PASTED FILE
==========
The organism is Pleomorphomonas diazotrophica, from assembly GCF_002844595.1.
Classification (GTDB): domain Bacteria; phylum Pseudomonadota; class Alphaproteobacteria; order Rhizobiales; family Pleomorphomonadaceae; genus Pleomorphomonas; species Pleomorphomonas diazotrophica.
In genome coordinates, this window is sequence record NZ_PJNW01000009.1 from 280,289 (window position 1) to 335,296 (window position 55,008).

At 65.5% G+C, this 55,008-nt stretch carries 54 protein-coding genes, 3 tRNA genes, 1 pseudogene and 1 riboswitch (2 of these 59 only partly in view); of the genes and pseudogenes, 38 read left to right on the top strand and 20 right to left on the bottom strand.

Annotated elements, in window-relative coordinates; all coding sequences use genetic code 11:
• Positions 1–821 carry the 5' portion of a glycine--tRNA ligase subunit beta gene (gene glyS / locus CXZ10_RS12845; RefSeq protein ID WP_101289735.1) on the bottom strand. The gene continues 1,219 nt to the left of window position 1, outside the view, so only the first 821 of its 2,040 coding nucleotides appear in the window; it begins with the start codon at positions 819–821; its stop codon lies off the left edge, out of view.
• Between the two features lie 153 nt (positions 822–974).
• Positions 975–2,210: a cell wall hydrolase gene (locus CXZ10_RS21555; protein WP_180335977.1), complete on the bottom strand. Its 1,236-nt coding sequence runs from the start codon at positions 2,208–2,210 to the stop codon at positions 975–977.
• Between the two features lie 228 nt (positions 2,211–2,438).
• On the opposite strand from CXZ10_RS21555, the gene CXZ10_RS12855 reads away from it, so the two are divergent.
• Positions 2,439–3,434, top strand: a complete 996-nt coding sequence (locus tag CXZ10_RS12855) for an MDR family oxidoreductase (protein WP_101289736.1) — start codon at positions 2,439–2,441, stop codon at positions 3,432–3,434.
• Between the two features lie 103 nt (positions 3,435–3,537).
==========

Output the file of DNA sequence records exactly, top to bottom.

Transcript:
The organism is Pleomorphomonas diazotrophica, from assembly GCF_002844595.1.
Classification (GTDB): domain Bacteria; phylum Pseudomonadota; class Alphaproteobacteria; order Rhizobiales; family Pleomorphomonadaceae; genus Pleomorphomonas; species Pleomorphomonas diazotrophica.
In genome coordinates, this window is sequence record NZ_PJNW01000009.1 from 280,289 (window position 1) to 335,296 (window position 55,008).

At 65.5% G+C, this 55,008-nt stretch carries 54 protein-coding genes, 3 tRNA genes, 1 pseudogene and 1 riboswitch (2 of these 59 only partly in view); of the genes and pseudogenes, 38 read left to right on the top strand and 20 right to left on the bottom strand.

Annotated elements, in window-relative coordinates; all coding sequences use genetic code 11:
• Positions 1–821 carry the 5' portion of a glycine--tRNA ligase subunit beta gene (gene glyS / locus CXZ10_RS12845; RefSeq protein ID WP_101289735.1) on the bottom strand. The gene continues 1,219 nt to the left of window position 1, outside the view, so only the first 821 of its 2,040 coding nucleotides appear in the window; it begins with the start codon at positions 819–821; its stop codon lies off the left edge, out of view.
• Between the two features lie 153 nt (positions 822–974).
• Positions 975–2,210: a cell wall hydrolase gene (locus CXZ10_RS21555; protein WP_180335977.1), complete on the bottom strand. Its 1,236-nt coding sequence runs from the start codon at positions 2,208–2,210 to the stop codon at positions 975–977.
• Between the two features lie 228 nt (positions 2,211–2,438).
• On the opposite strand from CXZ10_RS21555, the gene CXZ10_RS12855 reads away from it, so the two are divergent.
• Positions 2,439–3,434, top strand: a complete 996-nt coding sequence (locus tag CXZ10_RS12855) for an MDR family oxidoreductase (protein WP_101289736.1) — start codon at positions 2,439–2,441, stop codon at positions 3,432–3,434.
• Between the two features lie 103 nt (positions 3,435–3,537).